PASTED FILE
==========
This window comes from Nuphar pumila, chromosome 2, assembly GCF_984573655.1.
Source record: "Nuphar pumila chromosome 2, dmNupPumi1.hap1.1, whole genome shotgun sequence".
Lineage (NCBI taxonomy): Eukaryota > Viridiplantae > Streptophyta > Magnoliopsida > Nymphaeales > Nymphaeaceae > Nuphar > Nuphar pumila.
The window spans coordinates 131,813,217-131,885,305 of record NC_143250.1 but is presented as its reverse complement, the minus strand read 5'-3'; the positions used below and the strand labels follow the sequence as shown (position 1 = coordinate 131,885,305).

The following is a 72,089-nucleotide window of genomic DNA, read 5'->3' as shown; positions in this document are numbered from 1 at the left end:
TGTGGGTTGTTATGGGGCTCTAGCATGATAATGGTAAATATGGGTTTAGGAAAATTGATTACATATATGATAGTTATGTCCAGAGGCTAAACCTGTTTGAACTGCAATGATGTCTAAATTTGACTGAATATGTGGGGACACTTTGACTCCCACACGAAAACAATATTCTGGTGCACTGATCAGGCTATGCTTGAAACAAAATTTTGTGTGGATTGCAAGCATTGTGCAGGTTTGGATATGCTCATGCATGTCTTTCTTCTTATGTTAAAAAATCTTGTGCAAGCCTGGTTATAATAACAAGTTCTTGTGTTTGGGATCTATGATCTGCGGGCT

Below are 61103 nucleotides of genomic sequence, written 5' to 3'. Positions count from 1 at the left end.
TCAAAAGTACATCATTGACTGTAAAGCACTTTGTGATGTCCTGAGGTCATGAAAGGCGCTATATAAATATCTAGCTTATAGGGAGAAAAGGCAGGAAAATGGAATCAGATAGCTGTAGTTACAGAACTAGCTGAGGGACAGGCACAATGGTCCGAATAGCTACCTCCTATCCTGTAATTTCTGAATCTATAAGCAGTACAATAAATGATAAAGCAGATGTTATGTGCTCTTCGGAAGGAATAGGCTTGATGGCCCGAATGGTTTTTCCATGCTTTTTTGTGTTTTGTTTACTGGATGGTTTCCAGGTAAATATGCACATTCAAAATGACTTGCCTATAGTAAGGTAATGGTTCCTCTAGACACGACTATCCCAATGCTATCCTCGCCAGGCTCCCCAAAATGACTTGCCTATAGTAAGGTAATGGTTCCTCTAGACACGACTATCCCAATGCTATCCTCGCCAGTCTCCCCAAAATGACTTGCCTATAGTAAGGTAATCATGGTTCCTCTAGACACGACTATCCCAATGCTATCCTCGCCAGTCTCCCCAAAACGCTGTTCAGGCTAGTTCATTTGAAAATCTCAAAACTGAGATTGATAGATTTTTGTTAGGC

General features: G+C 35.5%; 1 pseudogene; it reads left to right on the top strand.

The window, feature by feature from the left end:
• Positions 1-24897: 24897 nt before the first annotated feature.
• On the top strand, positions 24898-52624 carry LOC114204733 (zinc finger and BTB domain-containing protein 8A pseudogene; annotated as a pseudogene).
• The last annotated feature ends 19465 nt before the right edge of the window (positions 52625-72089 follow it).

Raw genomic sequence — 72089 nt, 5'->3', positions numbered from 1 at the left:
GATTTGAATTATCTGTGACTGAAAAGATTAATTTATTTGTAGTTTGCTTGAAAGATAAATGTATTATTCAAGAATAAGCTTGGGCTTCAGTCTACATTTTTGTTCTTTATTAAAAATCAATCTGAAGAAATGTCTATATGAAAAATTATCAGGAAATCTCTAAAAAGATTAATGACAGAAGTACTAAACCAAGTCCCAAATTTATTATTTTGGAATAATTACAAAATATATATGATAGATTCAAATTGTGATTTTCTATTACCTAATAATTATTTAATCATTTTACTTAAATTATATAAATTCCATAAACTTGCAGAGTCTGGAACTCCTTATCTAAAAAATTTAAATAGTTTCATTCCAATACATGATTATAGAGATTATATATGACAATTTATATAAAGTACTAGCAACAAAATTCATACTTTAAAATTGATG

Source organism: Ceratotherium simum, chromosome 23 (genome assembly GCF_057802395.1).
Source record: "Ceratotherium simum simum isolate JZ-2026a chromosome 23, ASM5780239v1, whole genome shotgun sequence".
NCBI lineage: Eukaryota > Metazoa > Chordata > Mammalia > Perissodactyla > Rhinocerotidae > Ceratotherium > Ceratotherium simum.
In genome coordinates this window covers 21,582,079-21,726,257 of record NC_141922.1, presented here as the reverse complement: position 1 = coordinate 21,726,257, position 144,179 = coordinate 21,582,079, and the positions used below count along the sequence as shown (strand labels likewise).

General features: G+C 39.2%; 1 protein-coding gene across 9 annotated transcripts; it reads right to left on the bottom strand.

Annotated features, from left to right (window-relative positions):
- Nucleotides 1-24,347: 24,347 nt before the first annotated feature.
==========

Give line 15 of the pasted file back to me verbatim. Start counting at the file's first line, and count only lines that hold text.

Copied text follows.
GATTTGAATTATCTGTGACTGAAAAGATTAATTTATTTGTAGTTTGCTTGAAAGATAAATGTATTATTCAAGAATAAGCTTGGGCTTCAGTCTACATTTTTGTTCTTTATTAAAAATCAATCTGAAGAAATGTCTATATGAAAAATTATCAGGAAATCTCTAAAAAGATTAATGACAGAAGTACTAAACCAAGTCCCAAATTTATTATTTTGGAATAATTACAAAATATATATGATAGATTCAAATTGTGATTTTCTATTACCTAATAATTATTTAATCATTTTACTTAAATTATATAAATTCCATAAACTTGCAGAGTCTGGAACTCCTTATCTAAAAAATTTAAATAGTTTCATTCCAATACATGATTATAGAGATTATATATGACAATTTATATAAAGTACTAGCAACAAAATTCATACTTTAAAATTGATG